The Malagasy ethnic group forms over 90 percent of Madagascar’s population and is typically divided into eighteen ethnic subgroups.
Recent DNA research revealed that the genetic makeup of the average Malagasy person constitutes an approximately equal blend of Southeast Asian and East African genes, although the genetics of some communities show a predominance of Southeast Asian or East African origins or some Arab, Indian or European ancestry.
Southeast Asian features – specifically from the southern part of Borneo are most predominant among the Merina of the central highlands, who form the largest Malagasy ethnic subgroup at approximately 26 percent of the population, while certain communities among the coastal peoples (collectively called côtiers) have relatively stronger East African features.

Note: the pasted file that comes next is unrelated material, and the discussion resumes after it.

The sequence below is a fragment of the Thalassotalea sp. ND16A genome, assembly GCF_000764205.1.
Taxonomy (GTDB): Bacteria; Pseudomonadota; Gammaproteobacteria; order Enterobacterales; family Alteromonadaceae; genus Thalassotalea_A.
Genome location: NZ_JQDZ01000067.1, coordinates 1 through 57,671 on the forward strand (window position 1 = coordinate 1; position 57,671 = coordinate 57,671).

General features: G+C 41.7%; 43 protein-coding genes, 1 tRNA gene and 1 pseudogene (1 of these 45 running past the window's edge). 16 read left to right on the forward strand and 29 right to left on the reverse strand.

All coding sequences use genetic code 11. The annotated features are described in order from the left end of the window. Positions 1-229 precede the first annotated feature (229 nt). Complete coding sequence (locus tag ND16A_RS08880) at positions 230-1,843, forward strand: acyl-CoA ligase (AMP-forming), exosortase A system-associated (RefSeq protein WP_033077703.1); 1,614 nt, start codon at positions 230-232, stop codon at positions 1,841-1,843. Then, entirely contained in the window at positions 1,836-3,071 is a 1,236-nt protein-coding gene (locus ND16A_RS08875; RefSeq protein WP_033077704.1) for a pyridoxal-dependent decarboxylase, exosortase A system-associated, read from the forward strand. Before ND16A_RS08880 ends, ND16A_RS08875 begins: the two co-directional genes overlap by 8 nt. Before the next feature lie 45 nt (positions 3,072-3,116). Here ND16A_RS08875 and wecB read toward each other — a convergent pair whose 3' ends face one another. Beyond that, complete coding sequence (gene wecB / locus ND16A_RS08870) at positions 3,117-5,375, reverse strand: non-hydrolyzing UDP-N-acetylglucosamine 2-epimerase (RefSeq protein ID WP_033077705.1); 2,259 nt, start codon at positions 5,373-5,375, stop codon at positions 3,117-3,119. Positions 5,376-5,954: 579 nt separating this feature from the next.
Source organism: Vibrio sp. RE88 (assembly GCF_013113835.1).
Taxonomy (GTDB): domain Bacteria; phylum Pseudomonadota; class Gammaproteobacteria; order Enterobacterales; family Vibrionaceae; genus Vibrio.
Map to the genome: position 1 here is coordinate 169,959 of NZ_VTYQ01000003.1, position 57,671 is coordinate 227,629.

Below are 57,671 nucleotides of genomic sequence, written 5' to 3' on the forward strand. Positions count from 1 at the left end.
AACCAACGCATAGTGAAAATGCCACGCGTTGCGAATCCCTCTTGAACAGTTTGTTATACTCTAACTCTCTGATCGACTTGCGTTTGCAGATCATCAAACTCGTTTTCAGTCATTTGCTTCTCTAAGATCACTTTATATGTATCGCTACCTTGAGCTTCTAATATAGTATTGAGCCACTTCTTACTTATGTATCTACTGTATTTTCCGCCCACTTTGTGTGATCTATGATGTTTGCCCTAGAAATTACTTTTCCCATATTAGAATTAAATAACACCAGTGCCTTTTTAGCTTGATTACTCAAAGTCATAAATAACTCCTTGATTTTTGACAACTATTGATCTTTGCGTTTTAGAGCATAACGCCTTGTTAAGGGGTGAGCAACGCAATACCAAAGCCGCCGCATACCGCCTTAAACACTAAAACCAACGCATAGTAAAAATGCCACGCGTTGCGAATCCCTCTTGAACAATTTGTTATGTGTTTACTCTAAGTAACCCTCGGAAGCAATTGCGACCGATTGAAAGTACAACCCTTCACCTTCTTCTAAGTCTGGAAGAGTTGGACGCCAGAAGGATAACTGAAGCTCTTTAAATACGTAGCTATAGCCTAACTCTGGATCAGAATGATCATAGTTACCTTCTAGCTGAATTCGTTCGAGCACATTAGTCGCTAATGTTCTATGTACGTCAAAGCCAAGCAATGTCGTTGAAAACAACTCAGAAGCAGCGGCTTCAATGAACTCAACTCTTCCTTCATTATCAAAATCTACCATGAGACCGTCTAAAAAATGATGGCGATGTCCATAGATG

The largest coastal ethnic subgroups are the Betsimisaraka (14.9 percent) and the Tsimihety and Sakalava (6 percent each).
Chinese, Indian and Comorian minorities are present in Madagascar, as well as a small European (primarily French) populace. Emigration in the late 20th century has reduced these minority populations, occasionally in abrupt waves, such as the exodus of Comorans in 1976, following anti-Comoran riots in Mahajanga.
By comparison, there has been no significant emigration of Malagasy peoples. The number of Europeans has declined since independence, reduced from 68,430 in 1958 to 17,000 three decades later. There were an estimated 25,000 Comorans, 18,000 Indians, and 9,000 Chinese living in Madagascar in the mid-1980s.